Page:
Councillor accused of sex harassment '˜tried to climb into woman's bed' claim
SEMI-NAKED former city planning chief Lewis Ritchie tried to clamber into a woman's bed after a boozy night out, it was claimed today.
A then SNP party colleague alleges Cllr Ritchie, dressed only in his boxers, ignored her repeated pleas to leave her alone as he tried to talk his way into her bed. His alleged victim claims she told married Cllr Ritchie to stop.
And breaking her silence for the first time over her claims, she told the Evening News: “It took all my strength to prevent him.”
The bedroom claim relates to a night during the SNP autumn conference in Glasgow last October.
Cllr Ritchie, 34, – who has since quit the SNP – vehemently denies her version of events and instead accused the party of launching a political smear against him.
His accuser says she and three other party members were staying in a city centre flat on their first night at the conference.
Held at the city’s SEC Centre, the event drew party members from all over the country with First Minister Nicola Sturgeon making the closing speech.
His accuser then said he called after the event to ask if he could stay on the sofa as he was “too drunk” to get back to Edinburgh.
“I didn’t feel entirely comfortable about this, having previously experienced his attitudes and remarks towards women, but reluctantly agreed,” said the woman, who cannot be named.
“In the middle of the night, I was awoken by bright light from the hall flooding into my room.
“Lewis, wearing only boxers, came in. I jerked bolt upright in fright, unsure of what was going on.”
She continued: “He repeatedly attempted to climb into the bed and get under the duvet. It took all my strength to prevent him and I told him to stop several times which he ignored, at one point even suggesting, ‘We’ll just have a cuddle’.
“Eventually, after I persistently demanded he leave, he did.”
When confronted about the allegations by the Evening News, Cllr Ritchie admitted drunkenly stumbling into the woman’s room.
But he strenuously denies trying to get into bed and any sexual harassment.
His accuser alleges he has made repeated attempts to contact her since despite her warnings not to – something he also denies.
He was put on “sick leave” only to be officially suspended three months later by the SNP relating to sexual harassment claims and an alleged assault.
Cllr Ritchie immediately quit the party last month and announced his intention to represent the Leith Walk ward as an independent.
That, his accuser claims, motivated her to speak out – as she said his actions effectively negated an official investigation.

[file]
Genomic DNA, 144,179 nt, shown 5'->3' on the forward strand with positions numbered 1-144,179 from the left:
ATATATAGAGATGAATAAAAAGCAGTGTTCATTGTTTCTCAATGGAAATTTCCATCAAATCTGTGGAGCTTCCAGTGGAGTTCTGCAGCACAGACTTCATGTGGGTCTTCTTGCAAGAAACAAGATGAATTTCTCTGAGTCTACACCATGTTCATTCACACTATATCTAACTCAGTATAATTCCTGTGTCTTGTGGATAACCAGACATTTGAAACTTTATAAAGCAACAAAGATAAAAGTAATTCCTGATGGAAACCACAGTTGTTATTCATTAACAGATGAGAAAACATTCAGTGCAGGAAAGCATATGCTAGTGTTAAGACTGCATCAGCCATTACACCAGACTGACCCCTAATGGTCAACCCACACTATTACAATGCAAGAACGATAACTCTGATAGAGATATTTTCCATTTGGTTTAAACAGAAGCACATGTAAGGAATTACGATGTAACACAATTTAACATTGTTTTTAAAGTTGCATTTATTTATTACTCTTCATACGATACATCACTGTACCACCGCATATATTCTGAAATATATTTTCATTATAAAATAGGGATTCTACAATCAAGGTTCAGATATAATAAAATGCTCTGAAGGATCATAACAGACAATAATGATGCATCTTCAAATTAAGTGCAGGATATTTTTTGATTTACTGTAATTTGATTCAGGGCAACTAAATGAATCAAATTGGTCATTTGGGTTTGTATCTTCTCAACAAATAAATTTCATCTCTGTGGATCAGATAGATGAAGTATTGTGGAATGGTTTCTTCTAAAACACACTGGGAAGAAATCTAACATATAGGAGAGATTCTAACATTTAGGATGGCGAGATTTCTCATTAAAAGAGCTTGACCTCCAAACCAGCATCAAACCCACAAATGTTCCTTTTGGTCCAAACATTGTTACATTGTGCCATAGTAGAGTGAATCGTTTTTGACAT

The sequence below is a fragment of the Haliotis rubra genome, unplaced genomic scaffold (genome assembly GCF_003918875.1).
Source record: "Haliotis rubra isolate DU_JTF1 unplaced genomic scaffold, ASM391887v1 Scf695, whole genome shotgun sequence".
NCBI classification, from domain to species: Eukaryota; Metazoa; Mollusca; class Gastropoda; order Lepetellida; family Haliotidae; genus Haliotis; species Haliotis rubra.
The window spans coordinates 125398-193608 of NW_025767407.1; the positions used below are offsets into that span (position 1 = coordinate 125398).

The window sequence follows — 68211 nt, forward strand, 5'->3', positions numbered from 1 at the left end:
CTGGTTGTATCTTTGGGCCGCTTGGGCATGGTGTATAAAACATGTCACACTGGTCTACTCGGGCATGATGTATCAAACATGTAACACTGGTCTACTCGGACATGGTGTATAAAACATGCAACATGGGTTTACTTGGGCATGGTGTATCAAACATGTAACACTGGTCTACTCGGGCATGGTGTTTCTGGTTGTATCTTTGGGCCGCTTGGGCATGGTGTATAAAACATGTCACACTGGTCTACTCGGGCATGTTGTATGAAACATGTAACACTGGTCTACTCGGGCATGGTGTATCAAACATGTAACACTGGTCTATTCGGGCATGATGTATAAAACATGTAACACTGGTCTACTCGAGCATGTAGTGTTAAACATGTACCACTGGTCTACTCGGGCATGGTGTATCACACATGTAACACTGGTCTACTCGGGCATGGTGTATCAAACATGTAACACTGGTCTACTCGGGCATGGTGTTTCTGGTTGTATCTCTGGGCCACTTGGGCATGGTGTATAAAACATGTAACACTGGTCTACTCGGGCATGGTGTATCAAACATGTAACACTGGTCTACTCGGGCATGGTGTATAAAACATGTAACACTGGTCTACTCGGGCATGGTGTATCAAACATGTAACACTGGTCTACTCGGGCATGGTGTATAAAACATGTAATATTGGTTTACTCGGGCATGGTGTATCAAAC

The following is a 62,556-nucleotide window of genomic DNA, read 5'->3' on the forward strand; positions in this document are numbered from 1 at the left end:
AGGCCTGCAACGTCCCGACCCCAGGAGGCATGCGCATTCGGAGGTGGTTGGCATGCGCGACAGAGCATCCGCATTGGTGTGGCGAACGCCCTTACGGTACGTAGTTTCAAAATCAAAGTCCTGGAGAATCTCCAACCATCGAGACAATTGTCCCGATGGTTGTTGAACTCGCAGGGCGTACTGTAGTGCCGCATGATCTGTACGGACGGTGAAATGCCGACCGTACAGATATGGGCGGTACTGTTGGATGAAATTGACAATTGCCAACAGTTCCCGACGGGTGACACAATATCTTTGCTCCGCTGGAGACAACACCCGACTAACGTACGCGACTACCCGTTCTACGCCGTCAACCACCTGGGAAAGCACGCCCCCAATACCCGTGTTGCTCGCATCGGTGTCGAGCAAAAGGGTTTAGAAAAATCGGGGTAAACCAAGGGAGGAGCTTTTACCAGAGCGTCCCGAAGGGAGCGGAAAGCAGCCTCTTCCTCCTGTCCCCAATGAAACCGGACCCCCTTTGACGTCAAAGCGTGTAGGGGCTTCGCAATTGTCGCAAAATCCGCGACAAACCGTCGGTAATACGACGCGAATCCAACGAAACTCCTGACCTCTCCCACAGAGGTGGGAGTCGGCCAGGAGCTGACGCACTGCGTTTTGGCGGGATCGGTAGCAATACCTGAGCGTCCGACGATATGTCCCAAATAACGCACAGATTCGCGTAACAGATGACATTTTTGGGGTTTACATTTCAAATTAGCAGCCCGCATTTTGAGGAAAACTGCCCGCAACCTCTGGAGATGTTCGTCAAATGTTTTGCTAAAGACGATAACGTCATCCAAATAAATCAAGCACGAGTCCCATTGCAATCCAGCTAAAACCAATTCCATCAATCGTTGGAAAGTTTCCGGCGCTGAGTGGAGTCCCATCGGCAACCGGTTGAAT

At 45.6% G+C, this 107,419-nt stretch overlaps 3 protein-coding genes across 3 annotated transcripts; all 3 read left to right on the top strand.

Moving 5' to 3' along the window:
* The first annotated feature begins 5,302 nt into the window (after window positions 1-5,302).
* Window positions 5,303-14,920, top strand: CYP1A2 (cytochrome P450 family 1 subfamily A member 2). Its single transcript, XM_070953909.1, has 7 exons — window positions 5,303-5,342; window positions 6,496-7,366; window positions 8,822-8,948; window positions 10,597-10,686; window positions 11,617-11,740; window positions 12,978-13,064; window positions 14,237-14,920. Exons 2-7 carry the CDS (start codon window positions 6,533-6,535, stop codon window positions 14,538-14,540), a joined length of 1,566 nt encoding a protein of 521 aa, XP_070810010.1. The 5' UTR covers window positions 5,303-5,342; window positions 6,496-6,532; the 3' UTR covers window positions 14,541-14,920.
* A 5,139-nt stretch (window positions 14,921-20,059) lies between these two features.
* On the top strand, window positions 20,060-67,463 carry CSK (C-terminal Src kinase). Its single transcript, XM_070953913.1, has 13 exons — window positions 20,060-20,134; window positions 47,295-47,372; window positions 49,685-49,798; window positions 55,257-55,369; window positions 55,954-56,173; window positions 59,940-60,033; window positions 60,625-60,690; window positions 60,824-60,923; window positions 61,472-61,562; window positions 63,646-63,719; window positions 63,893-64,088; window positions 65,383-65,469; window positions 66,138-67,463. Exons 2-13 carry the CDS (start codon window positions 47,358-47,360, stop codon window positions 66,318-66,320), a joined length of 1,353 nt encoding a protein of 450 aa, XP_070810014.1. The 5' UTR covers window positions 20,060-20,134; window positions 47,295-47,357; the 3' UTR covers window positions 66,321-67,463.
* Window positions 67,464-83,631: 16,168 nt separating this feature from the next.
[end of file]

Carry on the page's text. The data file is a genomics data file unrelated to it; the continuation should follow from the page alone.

“Lewis has removed the complainant’s right to the due process of a disciplinary committee by resigning from the party to avoid one,” she said.
The nature of political institutions means elected members can avoid an investigation into their conduct or subsequent discipline by resigning from a party, she argued.
“More should be done to support and protect the women who come forward with such complaints,” she added.
She said Cllr Ritchie demonstrated a failure on his part to meet the standards expected of someone in a professional or public role.
She argues such internal standards are rightly much tighter than the standard of criminal behaviour.
Consequently, while none of the allegation was reported to police, they were raised with SNP Council Group Leader, Adam McVey.
Cllr Ritchie denied being a sex pest in an interview with the Evening News last month, but admitted to having a drink problem.
In an emotional interview, he said at the time: “I do recognise I have a drink problem and at times this has caused harm and upset to those who care about me and to those I wouldn’t want to harm.
“I consider representing my community the greatest honour that anyone could have. I have a problem but I also believe in redemption.”
But his accuser said: “I’ve been compelled to contribute to the recently emerged accounts of Lewis Ritchie’s behaviour, in an attempt to provide the voice of somebody he has negatively impacted and a clear picture of the effect his actions have had on the people involved.”
She added: “These events are deeply regrettable and ones that I had, of course, hoped not to have to endure especially from someone I used to consider a friend.
“I do however believe that their severity and his explicit public denial of any wrongdoing, are of great concern.”